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Biochemistry. 1993 Apr 27;32(16):4185-94.

Functional analysis of P-glycoprotein mutants identifies predicted transmembrane domain 11 as a putative drug binding site.

Author information

1
Department of Cancer, Pfizer Central Research, Groton, Connecticut 06340.

Abstract

The substitution of a single serine to phenylalanine residue within the predicted transmembrane domain 11 of P-glycoproteins (P-gps) encoded by mouse mdr1 (Ser941, 1S;Phe941, 1F) or mdr3 (Ser939, 3S; Phe939, 3F) strongly modulates both the overall activity and substrate specificity of the two P-gps. In cell clones expressing either wild-type (1S, 3S) or mutant P-gps (1F, 3F), we show that the modulating effect of the mutation on the levels of adriamycin (ADM) resistance detected in drug cytotoxicity assays is paralleled by a similar modulation of the intracellular accumulation and extracellular efflux of radiolabeled adriamycin ([14C]ADM) from preloaded cells. Cytofluorescence studies with ADM on live cells produce similar results and demonstrate strong nuclear ADM accumulation only in drug-sensitive LR cells and in the 1F expressing cells, with little if any accumulation in 1S, 3S, or 3F expressing cells. Drug cytotoxicity and drug transport assays carried out in the presence of verapamil or progesterone suggest that the Ser to Phe substitution also reduces the capacity of these two reversal agents to modulate P-gp activity. Labeling experiments with the photoactivatable P-gp ligands iodoarylazidoprazosin and azidopine indicate a strong reduction in binding of these photoactivatable probes to the mutant P-gps (1F, 3F) as compared to their wild-type counterparts (1S,3S). These results indicate that the studied mutations in TM11 reduce drug transport by decreasing initial drug binding to P-gp. This phenotype is opposite to that of a mutation near TM3 in human MDR1 (pst 185), where decreased drug transport is associated with increased drug binding and decreased drug release from P-gp [Safa, A. R., Stern, R. K., Choi, K., Agresti, M., Tamai, I., Metha, N. D., & Roninson, I. B. (1990) Proc. Natl. Acad. Sci. U.S.A. 87, 7225-7229].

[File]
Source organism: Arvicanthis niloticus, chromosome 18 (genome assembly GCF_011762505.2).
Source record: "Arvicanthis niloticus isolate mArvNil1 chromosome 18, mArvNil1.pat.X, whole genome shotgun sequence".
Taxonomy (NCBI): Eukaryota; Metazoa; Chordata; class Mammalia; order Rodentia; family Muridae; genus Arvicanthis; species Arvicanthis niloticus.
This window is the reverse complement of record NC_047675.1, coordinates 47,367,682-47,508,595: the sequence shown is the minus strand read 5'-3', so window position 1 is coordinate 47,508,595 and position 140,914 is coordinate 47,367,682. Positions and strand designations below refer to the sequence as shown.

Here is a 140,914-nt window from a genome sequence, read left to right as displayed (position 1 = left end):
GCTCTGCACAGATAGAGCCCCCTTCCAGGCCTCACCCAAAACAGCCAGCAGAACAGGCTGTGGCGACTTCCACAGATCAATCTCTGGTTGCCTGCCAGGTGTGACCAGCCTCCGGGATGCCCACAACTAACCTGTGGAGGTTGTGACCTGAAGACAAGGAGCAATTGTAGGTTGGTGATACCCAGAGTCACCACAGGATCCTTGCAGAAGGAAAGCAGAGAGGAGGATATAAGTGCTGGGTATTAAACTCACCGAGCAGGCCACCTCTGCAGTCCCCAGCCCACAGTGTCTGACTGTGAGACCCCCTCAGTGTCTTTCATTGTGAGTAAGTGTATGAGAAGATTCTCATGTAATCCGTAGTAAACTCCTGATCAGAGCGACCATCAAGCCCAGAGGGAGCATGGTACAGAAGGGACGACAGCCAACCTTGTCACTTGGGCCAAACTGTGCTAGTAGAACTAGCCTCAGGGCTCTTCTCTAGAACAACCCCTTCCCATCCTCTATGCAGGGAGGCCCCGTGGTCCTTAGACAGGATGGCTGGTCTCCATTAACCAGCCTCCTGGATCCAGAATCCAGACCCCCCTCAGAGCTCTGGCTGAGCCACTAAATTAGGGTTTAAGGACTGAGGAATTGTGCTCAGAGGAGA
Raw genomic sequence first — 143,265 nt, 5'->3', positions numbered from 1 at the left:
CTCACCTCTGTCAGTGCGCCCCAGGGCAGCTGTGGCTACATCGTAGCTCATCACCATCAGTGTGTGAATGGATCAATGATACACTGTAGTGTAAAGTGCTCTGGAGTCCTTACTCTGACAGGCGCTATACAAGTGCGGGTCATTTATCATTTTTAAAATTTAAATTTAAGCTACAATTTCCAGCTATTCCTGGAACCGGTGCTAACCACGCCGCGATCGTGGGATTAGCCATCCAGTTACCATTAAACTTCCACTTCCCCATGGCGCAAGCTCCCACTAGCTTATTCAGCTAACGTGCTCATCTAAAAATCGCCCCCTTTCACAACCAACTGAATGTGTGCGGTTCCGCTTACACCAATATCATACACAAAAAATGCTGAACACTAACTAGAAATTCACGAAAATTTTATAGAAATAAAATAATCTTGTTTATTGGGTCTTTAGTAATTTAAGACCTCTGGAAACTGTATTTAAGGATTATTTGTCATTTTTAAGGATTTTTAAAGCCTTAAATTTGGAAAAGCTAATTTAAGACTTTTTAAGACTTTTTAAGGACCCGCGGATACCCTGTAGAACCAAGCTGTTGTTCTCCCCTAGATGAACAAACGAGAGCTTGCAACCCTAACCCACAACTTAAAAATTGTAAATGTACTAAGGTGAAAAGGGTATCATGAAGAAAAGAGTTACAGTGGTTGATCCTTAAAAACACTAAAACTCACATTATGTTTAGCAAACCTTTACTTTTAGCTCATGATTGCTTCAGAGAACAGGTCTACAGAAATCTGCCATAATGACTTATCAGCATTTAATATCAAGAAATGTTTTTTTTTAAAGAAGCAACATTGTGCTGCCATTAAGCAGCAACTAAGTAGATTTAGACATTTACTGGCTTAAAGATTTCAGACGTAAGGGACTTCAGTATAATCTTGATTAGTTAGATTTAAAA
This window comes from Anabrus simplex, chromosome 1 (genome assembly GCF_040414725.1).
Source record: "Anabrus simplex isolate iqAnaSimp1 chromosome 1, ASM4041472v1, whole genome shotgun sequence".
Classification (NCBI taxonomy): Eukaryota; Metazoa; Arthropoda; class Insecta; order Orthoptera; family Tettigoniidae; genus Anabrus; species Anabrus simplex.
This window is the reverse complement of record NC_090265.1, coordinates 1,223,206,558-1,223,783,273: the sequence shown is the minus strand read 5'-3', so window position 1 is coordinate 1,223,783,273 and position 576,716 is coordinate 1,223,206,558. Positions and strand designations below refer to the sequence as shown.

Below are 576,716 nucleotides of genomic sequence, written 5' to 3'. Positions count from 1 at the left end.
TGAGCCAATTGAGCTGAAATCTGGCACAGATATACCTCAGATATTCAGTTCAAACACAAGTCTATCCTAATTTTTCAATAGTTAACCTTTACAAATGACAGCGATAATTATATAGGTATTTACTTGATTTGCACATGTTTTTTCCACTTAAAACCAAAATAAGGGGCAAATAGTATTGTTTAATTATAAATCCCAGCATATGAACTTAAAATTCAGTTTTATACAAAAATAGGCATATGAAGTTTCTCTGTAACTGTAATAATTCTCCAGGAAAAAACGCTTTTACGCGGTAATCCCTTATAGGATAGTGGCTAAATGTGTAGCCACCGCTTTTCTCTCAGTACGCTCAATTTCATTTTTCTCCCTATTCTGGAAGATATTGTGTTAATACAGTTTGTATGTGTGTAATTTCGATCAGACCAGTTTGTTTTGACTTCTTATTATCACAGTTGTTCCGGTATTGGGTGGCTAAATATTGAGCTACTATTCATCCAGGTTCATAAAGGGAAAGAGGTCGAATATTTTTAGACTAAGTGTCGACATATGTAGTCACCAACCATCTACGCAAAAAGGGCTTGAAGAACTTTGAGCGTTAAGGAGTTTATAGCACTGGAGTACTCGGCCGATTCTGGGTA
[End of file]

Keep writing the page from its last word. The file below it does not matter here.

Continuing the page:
PMID:
7682843
DOI:
10.1021/bi00067a005
[Indexed for MEDLINE]

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